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Could new fund kick-start investment in Manningtree rail crossing?

PUBLISHED: 11:00 14 February 2020

Manningtree level crossing - one of the targets for Tendring District Council with its new infrastructure fund Picture: SARAH LUCY BROWN

Manningtree level crossing - one of the targets for Tendring District Council with its new infrastructure fund Picture: SARAH LUCY BROWN

A road and rail crossing in Manningtree is one of the potential projects that could receive millions thanks to a new council fund.

Deputy council leader Carlo Guglielmi Picture: SARAH LUCY BROWNDeputy council leader Carlo Guglielmi Picture: SARAH LUCY BROWN

Tendring District Council's Rural and Urban Infrastructure Fund - a dedicated pot of £1.2million announced at the council's budget on February 11 - is aimed at kick-starting larger projects within the district.

Potential schemes to benefit from the fund are a much-discussed Manningtree crossing, a Thorpe-le-Soken bypass or upgrades the A120, with the fund being used to encourage other stakeholders and the government to invest as well.

Council deputy chairman Carlo Guglielmi said: "It's this kind of fund that can get the ball rolling on projects like the crossing in Manningtree.

"It's been identified as one of the worst bottlenecks for traffic in the county, but now we have the MPs, Network Rail, Greater Anglia and Babergh District Council all around the table and I believe we can get something done about this.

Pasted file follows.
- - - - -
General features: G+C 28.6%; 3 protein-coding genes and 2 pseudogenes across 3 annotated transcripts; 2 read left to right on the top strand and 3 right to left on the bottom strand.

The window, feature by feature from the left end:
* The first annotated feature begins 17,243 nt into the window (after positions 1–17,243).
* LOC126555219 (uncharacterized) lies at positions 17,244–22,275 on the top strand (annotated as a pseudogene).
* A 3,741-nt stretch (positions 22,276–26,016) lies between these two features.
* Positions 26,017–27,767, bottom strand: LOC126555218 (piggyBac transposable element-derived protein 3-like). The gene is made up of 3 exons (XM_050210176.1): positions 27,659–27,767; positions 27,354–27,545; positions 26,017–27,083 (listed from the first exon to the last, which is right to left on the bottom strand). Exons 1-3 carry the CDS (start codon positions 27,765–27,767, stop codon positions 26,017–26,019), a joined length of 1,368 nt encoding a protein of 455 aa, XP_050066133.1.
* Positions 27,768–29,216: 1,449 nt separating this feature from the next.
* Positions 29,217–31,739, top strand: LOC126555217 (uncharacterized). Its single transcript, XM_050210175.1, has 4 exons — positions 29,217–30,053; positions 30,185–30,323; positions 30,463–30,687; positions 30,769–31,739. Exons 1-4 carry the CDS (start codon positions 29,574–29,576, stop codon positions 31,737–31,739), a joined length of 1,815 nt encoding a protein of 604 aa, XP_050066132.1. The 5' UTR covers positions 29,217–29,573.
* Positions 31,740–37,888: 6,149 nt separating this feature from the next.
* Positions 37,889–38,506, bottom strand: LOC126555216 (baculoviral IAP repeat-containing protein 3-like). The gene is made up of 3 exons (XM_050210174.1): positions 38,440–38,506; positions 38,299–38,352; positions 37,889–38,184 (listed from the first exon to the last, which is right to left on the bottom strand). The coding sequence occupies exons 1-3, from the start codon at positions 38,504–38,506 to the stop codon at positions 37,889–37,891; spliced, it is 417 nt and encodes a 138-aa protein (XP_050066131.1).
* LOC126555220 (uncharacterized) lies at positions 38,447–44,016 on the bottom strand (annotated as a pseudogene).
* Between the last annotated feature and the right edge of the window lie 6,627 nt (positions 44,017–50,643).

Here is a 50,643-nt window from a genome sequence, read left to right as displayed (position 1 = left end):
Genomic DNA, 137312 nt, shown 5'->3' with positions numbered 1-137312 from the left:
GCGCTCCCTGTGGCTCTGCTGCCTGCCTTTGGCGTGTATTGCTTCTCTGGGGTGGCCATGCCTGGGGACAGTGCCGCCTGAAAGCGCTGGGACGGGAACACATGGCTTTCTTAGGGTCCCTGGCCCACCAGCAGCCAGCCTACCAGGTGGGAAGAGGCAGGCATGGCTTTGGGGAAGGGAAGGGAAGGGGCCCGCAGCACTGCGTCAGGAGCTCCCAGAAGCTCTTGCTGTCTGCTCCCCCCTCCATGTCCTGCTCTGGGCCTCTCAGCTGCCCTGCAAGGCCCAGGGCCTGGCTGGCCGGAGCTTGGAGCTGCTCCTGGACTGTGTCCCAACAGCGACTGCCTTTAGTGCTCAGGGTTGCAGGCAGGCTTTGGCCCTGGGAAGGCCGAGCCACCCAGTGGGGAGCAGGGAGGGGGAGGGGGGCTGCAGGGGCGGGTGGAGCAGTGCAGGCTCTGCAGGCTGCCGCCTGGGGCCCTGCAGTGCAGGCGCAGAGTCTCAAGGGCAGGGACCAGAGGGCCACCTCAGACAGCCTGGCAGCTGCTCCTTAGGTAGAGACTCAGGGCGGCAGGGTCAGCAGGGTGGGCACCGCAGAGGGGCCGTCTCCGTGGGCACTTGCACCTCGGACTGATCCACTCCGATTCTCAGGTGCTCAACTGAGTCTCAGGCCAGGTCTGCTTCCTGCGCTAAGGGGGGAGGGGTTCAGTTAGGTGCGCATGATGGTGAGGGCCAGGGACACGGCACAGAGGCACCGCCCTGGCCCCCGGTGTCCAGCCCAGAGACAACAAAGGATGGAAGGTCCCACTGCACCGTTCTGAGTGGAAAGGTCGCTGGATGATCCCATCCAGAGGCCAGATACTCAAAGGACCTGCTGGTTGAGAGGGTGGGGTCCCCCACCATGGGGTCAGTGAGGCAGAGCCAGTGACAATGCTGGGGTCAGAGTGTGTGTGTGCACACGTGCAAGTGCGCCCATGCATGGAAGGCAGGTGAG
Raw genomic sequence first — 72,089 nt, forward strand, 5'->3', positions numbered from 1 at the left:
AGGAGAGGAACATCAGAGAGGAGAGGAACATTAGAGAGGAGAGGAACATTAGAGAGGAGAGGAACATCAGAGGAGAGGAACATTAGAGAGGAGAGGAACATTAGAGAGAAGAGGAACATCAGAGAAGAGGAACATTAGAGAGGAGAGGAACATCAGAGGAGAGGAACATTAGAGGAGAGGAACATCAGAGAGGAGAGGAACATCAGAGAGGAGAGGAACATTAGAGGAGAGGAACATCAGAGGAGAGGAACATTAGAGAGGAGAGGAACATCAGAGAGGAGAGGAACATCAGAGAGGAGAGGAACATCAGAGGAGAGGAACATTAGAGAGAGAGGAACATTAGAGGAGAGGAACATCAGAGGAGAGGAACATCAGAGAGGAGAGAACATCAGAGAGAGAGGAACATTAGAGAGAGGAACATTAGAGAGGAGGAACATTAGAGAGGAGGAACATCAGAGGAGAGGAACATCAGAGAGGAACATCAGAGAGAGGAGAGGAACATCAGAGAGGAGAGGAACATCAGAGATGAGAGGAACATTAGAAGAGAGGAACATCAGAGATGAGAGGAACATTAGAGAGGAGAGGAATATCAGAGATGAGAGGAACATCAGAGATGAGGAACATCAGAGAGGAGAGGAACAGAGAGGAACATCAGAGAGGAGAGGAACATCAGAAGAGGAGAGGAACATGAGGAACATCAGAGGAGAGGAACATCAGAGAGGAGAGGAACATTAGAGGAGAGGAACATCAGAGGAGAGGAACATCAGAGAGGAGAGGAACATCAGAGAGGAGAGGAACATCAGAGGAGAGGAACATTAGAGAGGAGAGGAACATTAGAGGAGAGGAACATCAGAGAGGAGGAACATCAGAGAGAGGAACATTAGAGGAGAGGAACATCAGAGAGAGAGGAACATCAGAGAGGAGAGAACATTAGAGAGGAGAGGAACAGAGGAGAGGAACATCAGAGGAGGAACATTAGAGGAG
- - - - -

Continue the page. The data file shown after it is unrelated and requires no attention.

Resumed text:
Tendring Council leader Neil Stock announced the fund in the council's annual budget Picture: NIGEL BROWNTendring Council leader Neil Stock announced the fund in the council's annual budget Picture: NIGEL BROWN

"We have short-term plans for the crossing, we would like to see if a traffic light system under the bridge would be an effective way to deal with congestion.

"And in the long-term, when the franchise for the rails is renewed in 2026, we want to get something like the crossing agreed with the rail companies.

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"For big schemes like these we need strong evidence and strong information before we move forward."

The £1.2m funding comes from the council's New Homes Bonus for 2019/20, a grant paid by central government to local councils where housing growth is planned or underway.

Mr Guglielmi added: "Other councils have used this bonus to prop up their budgets, but not here. We have always invested it in our community."

The new fund is based on the model of the previous Coastal Improvement and Enhancement Fund, which was set up in 2011.

The council allocated £3m to fund major sea defence works in Holland-on-Sea, which was then backed up by a further £37m from other partners and central government.

Council leader Neil Stock said: "Obviously, I want to make clear, the £1.2m in this fund will not be anywhere near enough to pay for any of those projects outright.

"But just as we did with the coastal improvement works, it could provide the seed-funding necessary not only to demonstrate our serious commitment, but also to provide the technical framework necessary for such projects to progress and succeed, and to attract the large-scale funding they will require.

"It is my hope this new fund can be used in a similar manner to kick-start a much bigger project or projects to bring about vital improvement to key infrastructure within the district."

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